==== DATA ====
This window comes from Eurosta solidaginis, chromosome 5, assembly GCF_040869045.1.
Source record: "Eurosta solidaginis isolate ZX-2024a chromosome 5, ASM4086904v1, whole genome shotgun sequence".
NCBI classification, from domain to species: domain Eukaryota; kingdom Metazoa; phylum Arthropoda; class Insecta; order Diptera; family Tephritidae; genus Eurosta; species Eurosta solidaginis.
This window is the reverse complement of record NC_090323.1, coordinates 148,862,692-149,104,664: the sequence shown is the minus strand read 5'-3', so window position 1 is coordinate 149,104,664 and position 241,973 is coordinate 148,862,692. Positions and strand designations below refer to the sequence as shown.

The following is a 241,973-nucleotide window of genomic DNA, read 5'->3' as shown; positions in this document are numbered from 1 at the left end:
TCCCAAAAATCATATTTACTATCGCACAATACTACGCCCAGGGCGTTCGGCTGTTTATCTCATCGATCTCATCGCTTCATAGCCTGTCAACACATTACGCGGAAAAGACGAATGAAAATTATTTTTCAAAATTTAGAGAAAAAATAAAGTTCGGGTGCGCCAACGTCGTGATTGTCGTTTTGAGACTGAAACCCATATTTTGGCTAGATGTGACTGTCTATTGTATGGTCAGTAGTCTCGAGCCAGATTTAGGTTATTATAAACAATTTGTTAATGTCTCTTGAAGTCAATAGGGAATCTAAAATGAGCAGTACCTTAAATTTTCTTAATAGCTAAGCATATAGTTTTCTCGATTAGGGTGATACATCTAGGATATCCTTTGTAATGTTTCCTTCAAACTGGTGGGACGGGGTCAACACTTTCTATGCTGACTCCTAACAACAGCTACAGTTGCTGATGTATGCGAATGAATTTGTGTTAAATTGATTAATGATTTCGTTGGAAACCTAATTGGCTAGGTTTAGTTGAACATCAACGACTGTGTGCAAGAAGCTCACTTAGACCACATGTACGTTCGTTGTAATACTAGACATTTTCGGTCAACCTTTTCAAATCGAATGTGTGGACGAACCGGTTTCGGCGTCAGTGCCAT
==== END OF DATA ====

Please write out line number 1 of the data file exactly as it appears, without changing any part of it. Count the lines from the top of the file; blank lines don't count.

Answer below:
This window comes from Eurosta solidaginis, chromosome 5, assembly GCF_040869045.1.